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A team of 16 students has represented UNSW at the 21st Indigenous Uni Games, an annual event combining sport and culture, held in Brisbane this week.

“I’ve been two years in a row and what is great about it is that it is a really strong cultural experience as well as a networking experience, getting to meet other Indigenous students from across the country,” says UNSW team member Ryan Ahearne.

“I also went to the Games in Perth and I learnt so much about the Noongar (Perth/Western Australian) Indigenous culture. The opening and closing ceremonies were great,” he says.

More than 25 Australian universities fielded teams for the Games, which are designed to promote participation and fitness rather than elite sport, with mixed teams fielded for each of the sports played.

“Each team is required to play netball, basketball, touch football and volleyball so it is quite demanding. We are lucky to have a number of players who have played rep or state in one of these sports,” Ahearne says.

Both Ahearne and fellow team mate Grant Maling have represented NSW in men’s netball. While netball is the most popular team sport in Australia for women, men’s netball is also growing in popularity.

Nura Gili Indigenous Programs Unit Manager Michael Peachey says the UNSW team was very competitive, just missing out on making the finals in basketball and volleyball, and making the semi-finals in the netball. However, he says seeing the students make friends and have fun was just as important.

“I’m very proud of their efforts on the court and field but also their efforts at university and their studies. Some of the team have small injuries as well as a lot of soreness after four days of sport, but they have done really well,” he said.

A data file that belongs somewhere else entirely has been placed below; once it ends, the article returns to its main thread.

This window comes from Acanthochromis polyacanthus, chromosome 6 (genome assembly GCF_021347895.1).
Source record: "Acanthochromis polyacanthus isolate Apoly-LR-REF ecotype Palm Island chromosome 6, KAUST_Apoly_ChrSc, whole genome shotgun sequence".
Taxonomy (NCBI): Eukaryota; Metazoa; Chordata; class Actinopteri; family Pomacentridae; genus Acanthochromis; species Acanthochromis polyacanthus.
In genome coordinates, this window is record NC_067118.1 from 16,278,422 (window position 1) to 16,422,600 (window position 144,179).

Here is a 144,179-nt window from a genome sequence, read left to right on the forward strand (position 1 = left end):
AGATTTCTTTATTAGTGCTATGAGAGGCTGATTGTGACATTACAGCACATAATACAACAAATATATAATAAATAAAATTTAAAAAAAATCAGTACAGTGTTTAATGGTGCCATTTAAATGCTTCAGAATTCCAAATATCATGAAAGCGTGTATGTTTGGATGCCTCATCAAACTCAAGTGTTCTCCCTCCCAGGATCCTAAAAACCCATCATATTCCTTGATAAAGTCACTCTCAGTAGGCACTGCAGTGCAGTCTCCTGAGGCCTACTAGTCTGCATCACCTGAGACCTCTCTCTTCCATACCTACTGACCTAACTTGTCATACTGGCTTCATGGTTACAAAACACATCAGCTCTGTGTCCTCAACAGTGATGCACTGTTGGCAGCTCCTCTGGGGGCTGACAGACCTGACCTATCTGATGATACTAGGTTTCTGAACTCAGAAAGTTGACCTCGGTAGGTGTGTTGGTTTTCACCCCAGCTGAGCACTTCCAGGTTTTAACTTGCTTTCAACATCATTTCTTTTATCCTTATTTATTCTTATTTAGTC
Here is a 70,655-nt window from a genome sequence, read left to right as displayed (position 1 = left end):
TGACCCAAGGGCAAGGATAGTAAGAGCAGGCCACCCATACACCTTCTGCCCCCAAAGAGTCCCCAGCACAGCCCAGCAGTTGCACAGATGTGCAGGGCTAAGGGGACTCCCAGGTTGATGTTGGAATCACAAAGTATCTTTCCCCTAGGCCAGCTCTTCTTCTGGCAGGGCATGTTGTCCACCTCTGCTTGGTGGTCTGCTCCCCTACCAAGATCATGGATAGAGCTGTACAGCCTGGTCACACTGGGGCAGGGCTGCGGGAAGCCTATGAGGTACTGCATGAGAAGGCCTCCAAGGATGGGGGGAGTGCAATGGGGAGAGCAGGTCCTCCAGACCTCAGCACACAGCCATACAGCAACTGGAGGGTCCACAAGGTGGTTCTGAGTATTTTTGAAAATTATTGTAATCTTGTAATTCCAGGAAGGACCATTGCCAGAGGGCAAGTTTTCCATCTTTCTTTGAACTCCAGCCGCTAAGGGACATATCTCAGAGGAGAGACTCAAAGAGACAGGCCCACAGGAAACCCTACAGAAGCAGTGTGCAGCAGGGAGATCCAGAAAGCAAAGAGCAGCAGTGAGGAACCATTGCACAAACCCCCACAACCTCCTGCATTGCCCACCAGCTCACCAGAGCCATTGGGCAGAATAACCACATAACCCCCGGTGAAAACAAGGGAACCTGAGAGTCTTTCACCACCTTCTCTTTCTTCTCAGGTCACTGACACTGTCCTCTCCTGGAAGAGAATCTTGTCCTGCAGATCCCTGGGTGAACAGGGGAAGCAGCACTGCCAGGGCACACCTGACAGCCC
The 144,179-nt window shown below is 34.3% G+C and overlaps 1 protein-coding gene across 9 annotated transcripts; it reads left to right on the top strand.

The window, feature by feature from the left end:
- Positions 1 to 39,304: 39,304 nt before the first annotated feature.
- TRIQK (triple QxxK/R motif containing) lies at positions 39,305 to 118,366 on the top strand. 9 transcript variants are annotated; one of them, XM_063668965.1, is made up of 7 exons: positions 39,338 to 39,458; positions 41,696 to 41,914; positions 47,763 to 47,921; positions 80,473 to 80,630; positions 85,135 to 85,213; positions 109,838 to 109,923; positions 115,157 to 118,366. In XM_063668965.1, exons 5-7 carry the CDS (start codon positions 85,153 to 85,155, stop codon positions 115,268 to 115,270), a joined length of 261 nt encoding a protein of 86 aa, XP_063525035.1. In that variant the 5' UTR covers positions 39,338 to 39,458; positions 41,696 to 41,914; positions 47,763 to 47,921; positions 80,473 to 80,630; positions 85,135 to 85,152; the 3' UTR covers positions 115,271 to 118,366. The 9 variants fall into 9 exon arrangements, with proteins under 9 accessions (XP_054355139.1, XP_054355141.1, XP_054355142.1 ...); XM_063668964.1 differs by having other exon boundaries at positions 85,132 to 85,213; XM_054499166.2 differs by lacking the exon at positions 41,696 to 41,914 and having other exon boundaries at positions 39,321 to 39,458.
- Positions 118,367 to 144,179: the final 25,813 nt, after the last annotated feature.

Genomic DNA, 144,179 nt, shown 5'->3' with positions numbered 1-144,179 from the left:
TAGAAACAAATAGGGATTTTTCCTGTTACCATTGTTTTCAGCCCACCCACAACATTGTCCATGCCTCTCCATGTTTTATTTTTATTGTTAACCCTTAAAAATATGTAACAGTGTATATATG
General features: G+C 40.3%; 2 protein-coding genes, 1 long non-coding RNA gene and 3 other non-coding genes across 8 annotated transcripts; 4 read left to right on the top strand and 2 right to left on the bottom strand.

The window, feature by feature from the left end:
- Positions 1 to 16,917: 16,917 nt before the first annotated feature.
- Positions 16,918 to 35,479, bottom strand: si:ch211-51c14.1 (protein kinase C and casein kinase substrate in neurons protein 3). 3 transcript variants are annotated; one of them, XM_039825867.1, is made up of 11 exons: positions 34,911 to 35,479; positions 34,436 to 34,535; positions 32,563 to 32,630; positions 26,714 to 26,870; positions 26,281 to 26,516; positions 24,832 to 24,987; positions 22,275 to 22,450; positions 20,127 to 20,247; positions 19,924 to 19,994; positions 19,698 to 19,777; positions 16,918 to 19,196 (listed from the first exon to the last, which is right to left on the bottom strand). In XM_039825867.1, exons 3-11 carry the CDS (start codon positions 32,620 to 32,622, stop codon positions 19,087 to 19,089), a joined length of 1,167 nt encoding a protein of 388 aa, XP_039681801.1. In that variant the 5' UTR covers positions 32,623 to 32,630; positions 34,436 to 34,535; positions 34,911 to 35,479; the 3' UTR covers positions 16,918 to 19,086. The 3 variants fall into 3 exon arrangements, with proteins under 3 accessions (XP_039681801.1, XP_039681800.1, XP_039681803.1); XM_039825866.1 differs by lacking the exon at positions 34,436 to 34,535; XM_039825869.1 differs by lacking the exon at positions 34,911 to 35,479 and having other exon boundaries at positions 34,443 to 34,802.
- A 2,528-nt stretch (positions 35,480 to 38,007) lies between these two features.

The Indigenous Uni Games are followed by the Eastern University Games which will be held next week in Wollongong. Grant Maling will attend both events.

“I’ve been juggling coaching, managing and training the Indigenous Games team as well as training for the Eastern Uni Games, so it has been quite time consuming,” Maling says.

Maling says, growing up, he wasn’t fond of sport but started playing netball as well as Oztag and touch football with his cousins around four years ago.

“I joined the UNSW mixed netball team and we came second in the Eastern Uni Games. The coach then suggested I try out for Men’s Netball NSW.

“I ended up making the 23s team which was quite a surprise but I was ready to take it on. The training was intense but worth it because we ended up winning the national titles at the end of March, which was pretty exciting,” he says.

Both students say they would encourage their fellow students, both male and female, to consider university netball as a positive and fun way to get active.

Visit Arc sport for more details on playing sport at UNSW.